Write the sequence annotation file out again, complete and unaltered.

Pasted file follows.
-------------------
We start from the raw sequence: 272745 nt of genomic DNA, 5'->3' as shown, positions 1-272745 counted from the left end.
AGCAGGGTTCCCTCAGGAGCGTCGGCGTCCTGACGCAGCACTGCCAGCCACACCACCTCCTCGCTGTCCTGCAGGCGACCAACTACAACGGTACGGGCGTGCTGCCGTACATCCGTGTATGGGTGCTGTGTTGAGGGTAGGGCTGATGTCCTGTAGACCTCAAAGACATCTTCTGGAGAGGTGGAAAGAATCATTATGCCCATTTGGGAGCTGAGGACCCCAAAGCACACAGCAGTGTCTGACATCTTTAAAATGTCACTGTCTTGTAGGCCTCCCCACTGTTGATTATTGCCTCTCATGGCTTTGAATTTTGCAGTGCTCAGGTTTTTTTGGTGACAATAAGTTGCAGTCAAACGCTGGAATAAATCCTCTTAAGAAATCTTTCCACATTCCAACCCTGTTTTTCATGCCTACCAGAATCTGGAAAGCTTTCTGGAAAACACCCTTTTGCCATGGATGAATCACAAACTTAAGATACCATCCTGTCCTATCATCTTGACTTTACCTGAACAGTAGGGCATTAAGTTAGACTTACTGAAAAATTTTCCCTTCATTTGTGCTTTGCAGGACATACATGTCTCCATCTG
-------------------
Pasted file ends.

We start from the raw sequence: 272745 nt of genomic DNA, 5'->3' as shown, positions 1-272745 counted from the left end.
AGCAGGGTTCCCTCAGGAGCGTCGGCGTCCTGACGCAGCACTGCCAGCCACACCACCTCCTCGCTGTCCTGCAGGCGACCAACTACAACGGTACGGGCGTGCTGCCGTACATCCGTGTATGGGTGCTGTGTTGAGGGTAGGGCTGATGTCCTGTAGACCTCAAAGACATCTTCTGGAGAGGTGGAAAGAATCATTATGCCCATTTGGGAGCTGAGGACCCCAAAGCACACAGCAGTGTCTGACATCTTTAAAATGTCACTGTCTTGTAGGCCTCCCCACTGTTGATTATTGCCTCTCATGGCTTTGAATTTTGCAGTGCTCAGGTTTTTTTGGTGACAATAAGTTGCAGTCAAACGCTGGAATAAATCCTCTTAAGAAATCTTTCCACATTCCAACCCTGTTTTTCATGCCTACCAGAATCTGGAAAGCTTTCTGGAAAACACCCTTTTGCCATGGATGAATCACAAACTTAAGATACCATCCTGTCCTATCATCTTGACTTTACCTGAACAGTAGGGCATTAAGTTAGACTTACTGAAAAATTTTCCCTTCATTTGTGCTTTGCAGGACATACATGTCTCCATCTG